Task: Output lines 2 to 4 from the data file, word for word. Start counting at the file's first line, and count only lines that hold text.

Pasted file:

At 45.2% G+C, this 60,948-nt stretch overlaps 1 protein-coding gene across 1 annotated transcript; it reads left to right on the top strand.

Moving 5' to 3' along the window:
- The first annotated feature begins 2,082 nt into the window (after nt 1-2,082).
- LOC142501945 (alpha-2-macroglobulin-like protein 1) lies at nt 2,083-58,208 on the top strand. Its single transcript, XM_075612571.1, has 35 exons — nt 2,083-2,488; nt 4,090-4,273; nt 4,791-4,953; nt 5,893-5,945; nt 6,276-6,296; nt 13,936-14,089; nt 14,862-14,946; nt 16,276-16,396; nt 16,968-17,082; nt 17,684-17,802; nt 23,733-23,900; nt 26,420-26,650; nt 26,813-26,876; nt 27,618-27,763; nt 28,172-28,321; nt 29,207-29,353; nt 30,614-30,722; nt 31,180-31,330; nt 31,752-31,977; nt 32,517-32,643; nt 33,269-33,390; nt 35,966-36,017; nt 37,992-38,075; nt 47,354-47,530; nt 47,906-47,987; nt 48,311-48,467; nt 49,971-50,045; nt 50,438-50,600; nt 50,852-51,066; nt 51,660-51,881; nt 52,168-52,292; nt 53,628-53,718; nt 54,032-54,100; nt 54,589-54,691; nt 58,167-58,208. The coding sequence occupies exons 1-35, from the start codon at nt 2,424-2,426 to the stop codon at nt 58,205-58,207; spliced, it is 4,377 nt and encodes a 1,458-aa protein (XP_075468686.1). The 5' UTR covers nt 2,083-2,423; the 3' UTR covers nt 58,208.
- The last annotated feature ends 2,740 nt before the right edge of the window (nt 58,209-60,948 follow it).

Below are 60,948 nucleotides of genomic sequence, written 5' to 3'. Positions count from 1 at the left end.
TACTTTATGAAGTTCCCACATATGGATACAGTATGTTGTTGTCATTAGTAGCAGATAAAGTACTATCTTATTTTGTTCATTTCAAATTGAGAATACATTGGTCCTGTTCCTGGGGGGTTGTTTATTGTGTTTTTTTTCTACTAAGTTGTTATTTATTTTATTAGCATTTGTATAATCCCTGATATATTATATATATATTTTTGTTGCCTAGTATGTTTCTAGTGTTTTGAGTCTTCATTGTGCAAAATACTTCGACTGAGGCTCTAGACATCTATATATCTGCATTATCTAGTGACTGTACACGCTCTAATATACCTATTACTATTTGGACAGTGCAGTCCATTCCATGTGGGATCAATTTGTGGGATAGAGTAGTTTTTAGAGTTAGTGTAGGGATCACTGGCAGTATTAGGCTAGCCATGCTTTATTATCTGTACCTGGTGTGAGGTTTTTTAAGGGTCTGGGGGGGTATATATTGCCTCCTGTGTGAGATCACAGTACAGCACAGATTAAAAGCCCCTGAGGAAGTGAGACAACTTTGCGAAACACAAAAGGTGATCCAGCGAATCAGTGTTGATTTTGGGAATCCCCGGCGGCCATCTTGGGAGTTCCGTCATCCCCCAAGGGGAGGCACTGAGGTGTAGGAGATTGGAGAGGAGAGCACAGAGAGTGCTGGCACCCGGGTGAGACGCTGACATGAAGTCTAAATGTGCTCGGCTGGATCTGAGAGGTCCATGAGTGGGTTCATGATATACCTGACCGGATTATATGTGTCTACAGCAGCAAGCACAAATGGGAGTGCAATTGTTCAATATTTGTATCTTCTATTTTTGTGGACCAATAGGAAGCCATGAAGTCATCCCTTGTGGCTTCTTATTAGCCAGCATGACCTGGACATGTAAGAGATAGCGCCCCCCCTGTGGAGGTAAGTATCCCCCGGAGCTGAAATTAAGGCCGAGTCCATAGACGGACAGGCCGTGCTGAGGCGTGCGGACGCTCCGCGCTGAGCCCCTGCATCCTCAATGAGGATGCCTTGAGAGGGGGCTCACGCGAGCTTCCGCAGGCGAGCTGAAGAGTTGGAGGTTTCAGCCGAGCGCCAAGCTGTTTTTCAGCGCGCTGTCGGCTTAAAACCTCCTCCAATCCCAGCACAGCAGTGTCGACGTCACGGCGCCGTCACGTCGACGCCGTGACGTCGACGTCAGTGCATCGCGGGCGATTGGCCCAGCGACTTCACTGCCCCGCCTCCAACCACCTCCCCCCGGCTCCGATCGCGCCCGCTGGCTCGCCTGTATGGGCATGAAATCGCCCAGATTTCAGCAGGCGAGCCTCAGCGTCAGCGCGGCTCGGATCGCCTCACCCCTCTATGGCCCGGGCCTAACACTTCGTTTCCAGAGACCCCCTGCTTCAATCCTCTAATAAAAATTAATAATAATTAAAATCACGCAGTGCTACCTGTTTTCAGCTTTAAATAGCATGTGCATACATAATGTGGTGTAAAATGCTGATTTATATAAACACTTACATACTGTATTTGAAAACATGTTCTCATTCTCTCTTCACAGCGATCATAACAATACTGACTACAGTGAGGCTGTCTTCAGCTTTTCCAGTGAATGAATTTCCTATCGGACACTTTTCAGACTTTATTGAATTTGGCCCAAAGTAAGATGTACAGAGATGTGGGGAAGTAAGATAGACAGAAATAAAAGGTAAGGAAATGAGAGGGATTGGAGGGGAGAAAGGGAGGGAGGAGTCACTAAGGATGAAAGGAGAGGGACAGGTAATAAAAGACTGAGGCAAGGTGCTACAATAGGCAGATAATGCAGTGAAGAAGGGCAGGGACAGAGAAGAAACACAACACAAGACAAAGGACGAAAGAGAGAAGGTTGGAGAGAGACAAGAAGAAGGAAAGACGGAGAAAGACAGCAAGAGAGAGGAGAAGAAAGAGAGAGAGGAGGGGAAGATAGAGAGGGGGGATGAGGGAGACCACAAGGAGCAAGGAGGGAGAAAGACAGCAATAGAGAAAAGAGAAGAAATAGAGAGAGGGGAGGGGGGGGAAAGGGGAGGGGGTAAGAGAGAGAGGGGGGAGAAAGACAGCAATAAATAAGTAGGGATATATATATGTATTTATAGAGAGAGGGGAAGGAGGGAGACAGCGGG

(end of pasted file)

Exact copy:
Moving 5' to 3' along the window:
- The first annotated feature begins 2,082 nt into the window (after nt 1-2,082).
- LOC142501945 (alpha-2-macroglobulin-like protein 1) lies at nt 2,083-58,208 on the top strand. Its single transcript, XM_075612571.1, has 35 exons — nt 2,083-2,488; nt 4,090-4,273; nt 4,791-4,953; nt 5,893-5,945; nt 6,276-6,296; nt 13,936-14,089; nt 14,862-14,946; nt 16,276-16,396; nt 16,968-17,082; nt 17,684-17,802; nt 23,733-23,900; nt 26,420-26,650; nt 26,813-26,876; nt 27,618-27,763; nt 28,172-28,321; nt 29,207-29,353; nt 30,614-30,722; nt 31,180-31,330; nt 31,752-31,977; nt 32,517-32,643; nt 33,269-33,390; nt 35,966-36,017; nt 37,992-38,075; nt 47,354-47,530; nt 47,906-47,987; nt 48,311-48,467; nt 49,971-50,045; nt 50,438-50,600; nt 50,852-51,066; nt 51,660-51,881; nt 52,168-52,292; nt 53,628-53,718; nt 54,032-54,100; nt 54,589-54,691; nt 58,167-58,208. The coding sequence occupies exons 1-35, from the start codon at nt 2,424-2,426 to the stop codon at nt 58,205-58,207; spliced, it is 4,377 nt and encodes a 1,458-aa protein (XP_075468686.1). The 5' UTR covers nt 2,083-2,423; the 3' UTR covers nt 58,208.